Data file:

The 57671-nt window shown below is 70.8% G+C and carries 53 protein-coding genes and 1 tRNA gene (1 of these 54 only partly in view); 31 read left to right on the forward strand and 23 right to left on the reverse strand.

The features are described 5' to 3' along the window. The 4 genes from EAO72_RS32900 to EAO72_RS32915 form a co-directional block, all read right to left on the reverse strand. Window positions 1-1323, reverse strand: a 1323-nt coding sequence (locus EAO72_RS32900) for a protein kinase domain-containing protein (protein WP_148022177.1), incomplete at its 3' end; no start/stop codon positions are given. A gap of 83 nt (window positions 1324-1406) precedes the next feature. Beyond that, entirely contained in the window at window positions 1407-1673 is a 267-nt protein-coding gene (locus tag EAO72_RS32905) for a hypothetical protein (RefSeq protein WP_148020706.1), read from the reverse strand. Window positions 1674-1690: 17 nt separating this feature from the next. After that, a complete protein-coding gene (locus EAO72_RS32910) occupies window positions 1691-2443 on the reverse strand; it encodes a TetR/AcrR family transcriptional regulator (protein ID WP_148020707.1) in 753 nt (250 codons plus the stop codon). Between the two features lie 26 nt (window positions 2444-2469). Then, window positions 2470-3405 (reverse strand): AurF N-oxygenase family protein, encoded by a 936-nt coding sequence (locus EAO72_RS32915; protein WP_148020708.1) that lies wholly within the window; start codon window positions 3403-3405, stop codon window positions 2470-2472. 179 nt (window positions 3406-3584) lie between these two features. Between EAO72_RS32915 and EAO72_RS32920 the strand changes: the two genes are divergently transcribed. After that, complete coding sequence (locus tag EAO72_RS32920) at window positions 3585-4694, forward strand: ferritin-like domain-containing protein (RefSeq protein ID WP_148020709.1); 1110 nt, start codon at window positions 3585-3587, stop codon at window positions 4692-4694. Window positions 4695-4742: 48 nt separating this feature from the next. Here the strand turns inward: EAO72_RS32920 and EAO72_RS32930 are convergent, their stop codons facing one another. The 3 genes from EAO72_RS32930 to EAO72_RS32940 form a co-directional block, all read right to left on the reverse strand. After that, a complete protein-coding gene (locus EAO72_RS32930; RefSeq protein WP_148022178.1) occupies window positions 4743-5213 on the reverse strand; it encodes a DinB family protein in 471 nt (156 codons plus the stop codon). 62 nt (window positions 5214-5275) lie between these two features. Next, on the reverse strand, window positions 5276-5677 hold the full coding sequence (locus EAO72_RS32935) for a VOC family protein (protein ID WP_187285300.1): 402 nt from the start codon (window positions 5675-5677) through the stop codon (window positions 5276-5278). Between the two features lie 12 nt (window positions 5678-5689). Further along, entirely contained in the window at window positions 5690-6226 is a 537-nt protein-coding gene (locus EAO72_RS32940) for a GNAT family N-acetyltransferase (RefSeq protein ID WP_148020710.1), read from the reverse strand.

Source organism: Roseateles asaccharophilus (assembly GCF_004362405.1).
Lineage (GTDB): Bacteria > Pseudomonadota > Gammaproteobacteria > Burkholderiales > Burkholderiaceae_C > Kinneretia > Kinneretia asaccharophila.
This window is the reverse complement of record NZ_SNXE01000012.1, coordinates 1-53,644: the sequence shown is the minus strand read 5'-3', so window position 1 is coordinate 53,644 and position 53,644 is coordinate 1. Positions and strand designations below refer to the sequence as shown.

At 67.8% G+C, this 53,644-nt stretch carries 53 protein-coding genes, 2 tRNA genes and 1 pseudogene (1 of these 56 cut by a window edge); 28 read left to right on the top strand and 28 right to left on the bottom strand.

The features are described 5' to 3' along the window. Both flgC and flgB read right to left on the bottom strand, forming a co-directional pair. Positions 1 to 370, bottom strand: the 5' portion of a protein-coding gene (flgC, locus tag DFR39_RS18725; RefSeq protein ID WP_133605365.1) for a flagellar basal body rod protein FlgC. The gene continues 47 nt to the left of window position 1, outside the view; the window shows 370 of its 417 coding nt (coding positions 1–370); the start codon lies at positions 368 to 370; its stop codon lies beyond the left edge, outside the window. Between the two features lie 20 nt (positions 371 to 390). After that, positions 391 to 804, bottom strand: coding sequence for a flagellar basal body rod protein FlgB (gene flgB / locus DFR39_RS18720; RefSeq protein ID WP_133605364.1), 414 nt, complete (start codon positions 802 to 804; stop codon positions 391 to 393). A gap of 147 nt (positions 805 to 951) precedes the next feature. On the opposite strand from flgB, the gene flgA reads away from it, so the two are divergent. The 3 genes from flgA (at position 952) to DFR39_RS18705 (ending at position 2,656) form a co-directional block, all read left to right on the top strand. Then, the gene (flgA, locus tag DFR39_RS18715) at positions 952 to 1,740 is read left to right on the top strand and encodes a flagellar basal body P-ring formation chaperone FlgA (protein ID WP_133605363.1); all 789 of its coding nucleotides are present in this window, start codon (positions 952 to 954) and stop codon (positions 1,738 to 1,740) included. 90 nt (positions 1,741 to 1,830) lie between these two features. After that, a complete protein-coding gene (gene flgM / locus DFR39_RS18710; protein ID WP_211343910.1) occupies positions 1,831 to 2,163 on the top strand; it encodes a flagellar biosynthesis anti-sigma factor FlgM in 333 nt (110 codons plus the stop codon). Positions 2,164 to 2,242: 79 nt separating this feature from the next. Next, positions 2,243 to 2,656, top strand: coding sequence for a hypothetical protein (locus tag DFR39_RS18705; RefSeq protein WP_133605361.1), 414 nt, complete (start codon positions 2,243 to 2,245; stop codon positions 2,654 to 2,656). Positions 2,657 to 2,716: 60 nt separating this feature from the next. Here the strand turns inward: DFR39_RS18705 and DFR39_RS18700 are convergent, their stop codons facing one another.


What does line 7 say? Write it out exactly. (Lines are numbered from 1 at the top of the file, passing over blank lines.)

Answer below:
The features are described 5' to 3' along the window. Both flgC and flgB read right to left on the bottom strand, forming a co-directional pair. Positions 1 to 370, bottom strand: the 5' portion of a protein-coding gene (flgC, locus tag DFR39_RS18725; RefSeq protein ID WP_133605365.1) for a flagellar basal body rod protein FlgC. The gene continues 47 nt to the left of window position 1, outside the view; the window shows 370 of its 417 coding nt (coding positions 1–370); the start codon lies at positions 368 to 370; its stop codon lies beyond the left edge, outside the window. Between the two features lie 20 nt (positions 371 to 390). After that, positions 391 to 804, bottom strand: coding sequence for a flagellar basal body rod protein FlgB (gene flgB / locus DFR39_RS18720; RefSeq protein ID WP_133605364.1), 414 nt, complete (start codon positions 802 to 804; stop codon positions 391 to 393). A gap of 147 nt (positions 805 to 951) precedes the next feature. On the opposite strand from flgB, the gene flgA reads away from it, so the two are divergent. The 3 genes from flgA (at position 952) to DFR39_RS18705 (ending at position 2,656) form a co-directional block, all read left to right on the top strand. Then, the gene (flgA, locus tag DFR39_RS18715) at positions 952 to 1,740 is read left to right on the top strand and encodes a flagellar basal body P-ring formation chaperone FlgA (protein ID WP_133605363.1); all 789 of its coding nucleotides are present in this window, start codon (positions 952 to 954) and stop codon (positions 1,738 to 1,740) included. 90 nt (positions 1,741 to 1,830) lie between these two features. After that, a complete protein-coding gene (gene flgM / locus DFR39_RS18710; protein ID WP_211343910.1) occupies positions 1,831 to 2,163 on the top strand; it encodes a flagellar biosynthesis anti-sigma factor FlgM in 333 nt (110 codons plus the stop codon). Positions 2,164 to 2,242: 79 nt separating this feature from the next. Next, positions 2,243 to 2,656, top strand: coding sequence for a hypothetical protein (locus tag DFR39_RS18705; RefSeq protein WP_133605361.1), 414 nt, complete (start codon positions 2,243 to 2,245; stop codon positions 2,654 to 2,656). Positions 2,657 to 2,716: 60 nt separating this feature from the next. Here the strand turns inward: DFR39_RS18705 and DFR39_RS18700 are convergent, their stop codons facing one another.